Public Workshop on "Regulatory Structure for New Plant Licensing, Part 1:Technology‑ Neutral Framework"


On March 14-16, 2005, the staff from the Offices of Nuclear Regulatory Research (RES), Nuclear Reactor Regulation (NRR), and Nuclear Security and Incident Response (NSIR) held a public workshop to solicit comments on the, "Regulatory Structure for New Plant Licensing, Part 1: Technology-Neutral Framework."  The framework and the associated technology-neutral requirements are intended as the first steps in formulating the technical basis for future rulemaking for technology-neutral regulations for new plant licensing.  The workshop was well attended and included representatives from the American Society of Mechanical Engineers, the American Nuclear Society, the Nuclear Energy Institute, Westinghouse Electric Company, General Atomics, Framatome, the International Atomic Energy Agency, several power reactor licensees, the Federal Emergency Management Agency, and four Department of Energy Laboratories (Brookhaven, Idaho, Lawrence Livermore, and Sandia National Laboratories).


The workshop participants agreed that the concepts in the framework are reasonable and that it is feasible to develop both a technology-neutral framework and technology-neutral requirements.  The participants encouraged the staff to continue with similar workshops in the future to further explore the technical issues.  In addition, participants recommended performing a test-case and encouraged expanding the schedule to include the rulemaking phase.  The overall goals of the regulatory structure for new plant licensing include the development of a process for identifying safety issues uniquely associated with reactor technologies that are not addressed by current NRC regulations and providing stability and predictability for licensing of these new reactor technologies.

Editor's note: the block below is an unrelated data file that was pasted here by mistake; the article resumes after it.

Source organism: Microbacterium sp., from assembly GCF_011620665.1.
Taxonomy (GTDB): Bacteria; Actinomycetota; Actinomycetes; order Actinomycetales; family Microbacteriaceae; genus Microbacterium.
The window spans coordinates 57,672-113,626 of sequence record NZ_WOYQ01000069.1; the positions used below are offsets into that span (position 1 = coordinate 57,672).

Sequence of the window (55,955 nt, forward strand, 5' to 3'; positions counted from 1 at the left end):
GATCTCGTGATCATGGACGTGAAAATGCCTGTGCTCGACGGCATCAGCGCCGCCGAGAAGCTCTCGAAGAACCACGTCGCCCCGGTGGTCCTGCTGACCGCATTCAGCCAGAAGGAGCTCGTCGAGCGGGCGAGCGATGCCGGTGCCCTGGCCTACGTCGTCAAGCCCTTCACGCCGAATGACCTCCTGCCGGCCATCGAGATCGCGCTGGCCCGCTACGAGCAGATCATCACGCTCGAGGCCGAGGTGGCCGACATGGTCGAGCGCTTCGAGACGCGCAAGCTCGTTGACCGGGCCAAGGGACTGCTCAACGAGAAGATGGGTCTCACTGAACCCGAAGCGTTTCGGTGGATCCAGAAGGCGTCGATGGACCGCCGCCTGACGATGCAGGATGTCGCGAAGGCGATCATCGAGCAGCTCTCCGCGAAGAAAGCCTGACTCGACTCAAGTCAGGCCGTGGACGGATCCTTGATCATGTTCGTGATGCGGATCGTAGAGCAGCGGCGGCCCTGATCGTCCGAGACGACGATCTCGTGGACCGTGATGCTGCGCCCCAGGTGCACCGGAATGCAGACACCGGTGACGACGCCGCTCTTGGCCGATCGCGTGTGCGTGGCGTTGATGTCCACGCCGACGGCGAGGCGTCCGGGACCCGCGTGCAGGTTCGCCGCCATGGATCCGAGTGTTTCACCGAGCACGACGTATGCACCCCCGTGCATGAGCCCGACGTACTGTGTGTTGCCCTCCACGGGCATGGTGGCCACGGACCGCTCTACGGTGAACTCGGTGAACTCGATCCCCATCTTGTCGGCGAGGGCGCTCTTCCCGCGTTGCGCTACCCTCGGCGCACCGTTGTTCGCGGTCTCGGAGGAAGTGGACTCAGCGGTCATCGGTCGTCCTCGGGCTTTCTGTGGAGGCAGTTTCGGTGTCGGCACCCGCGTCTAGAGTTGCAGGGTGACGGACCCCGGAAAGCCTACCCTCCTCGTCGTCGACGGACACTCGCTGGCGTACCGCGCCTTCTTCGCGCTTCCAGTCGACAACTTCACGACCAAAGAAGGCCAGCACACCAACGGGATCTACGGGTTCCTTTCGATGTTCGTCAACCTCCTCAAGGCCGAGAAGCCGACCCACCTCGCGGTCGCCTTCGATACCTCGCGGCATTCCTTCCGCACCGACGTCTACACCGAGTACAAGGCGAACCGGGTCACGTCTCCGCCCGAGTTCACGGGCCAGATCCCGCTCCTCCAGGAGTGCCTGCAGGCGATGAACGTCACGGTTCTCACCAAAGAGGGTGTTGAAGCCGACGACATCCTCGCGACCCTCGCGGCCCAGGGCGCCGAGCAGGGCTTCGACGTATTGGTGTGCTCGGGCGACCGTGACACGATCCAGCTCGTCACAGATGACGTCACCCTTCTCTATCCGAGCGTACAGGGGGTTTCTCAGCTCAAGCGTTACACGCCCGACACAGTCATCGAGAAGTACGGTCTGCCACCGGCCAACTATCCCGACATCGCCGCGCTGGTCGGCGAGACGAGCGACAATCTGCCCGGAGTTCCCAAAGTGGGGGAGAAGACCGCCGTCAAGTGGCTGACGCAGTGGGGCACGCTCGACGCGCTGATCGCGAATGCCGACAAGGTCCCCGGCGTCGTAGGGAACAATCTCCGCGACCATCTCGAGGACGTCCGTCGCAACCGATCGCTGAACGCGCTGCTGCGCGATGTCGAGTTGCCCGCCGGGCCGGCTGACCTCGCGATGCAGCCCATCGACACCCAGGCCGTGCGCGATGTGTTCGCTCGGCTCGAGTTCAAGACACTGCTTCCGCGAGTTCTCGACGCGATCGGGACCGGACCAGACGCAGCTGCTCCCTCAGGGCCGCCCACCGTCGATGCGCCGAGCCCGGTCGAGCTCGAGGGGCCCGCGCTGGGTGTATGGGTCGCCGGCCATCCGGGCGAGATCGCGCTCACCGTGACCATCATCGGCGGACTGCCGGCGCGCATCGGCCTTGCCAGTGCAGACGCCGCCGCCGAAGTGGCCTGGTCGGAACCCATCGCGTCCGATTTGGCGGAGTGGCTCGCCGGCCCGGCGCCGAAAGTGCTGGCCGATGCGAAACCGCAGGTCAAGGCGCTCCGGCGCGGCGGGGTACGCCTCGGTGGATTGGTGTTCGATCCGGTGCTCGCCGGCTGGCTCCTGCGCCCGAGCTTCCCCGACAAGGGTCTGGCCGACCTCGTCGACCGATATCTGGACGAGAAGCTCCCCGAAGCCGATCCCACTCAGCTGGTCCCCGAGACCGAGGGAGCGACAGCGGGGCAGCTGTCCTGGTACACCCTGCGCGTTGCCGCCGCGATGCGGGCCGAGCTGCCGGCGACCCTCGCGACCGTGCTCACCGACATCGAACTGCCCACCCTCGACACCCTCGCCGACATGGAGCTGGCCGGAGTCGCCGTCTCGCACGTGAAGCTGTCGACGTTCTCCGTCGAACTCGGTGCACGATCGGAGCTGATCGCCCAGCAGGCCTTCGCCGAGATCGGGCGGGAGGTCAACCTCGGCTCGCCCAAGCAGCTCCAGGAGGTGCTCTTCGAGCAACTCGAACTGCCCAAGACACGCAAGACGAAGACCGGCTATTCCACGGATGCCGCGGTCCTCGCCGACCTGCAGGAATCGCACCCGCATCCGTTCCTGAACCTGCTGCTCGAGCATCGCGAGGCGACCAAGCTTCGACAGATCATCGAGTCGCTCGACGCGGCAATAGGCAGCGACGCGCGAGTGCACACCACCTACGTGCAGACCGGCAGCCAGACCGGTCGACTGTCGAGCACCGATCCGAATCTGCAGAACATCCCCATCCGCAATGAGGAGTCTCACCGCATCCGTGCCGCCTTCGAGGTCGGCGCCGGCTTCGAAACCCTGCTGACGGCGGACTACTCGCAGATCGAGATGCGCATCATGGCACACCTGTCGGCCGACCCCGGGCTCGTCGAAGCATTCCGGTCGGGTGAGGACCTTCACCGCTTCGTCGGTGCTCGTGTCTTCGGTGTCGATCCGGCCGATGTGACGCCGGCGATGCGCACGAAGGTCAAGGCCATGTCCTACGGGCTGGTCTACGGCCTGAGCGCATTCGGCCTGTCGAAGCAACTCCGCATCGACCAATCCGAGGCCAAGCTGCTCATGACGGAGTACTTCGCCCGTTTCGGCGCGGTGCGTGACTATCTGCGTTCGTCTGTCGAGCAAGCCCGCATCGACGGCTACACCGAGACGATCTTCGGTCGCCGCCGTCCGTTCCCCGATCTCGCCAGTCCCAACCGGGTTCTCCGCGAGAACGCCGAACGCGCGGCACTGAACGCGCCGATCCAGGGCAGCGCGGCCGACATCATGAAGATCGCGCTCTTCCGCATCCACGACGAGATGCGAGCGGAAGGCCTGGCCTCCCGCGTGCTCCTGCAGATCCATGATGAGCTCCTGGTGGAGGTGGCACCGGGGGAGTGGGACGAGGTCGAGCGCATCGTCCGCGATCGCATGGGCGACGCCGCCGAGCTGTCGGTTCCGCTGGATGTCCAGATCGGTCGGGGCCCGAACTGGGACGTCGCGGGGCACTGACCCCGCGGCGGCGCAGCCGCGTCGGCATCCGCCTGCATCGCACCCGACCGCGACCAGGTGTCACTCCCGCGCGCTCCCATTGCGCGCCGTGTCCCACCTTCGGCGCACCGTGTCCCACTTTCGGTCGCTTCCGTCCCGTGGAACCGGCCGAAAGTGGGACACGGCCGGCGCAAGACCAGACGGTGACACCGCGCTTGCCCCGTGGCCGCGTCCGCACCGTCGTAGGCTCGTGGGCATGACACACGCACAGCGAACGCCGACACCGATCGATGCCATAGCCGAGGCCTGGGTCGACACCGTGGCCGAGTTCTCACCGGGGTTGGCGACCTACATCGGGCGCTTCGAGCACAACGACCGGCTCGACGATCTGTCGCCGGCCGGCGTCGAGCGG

European Pressurized Reactor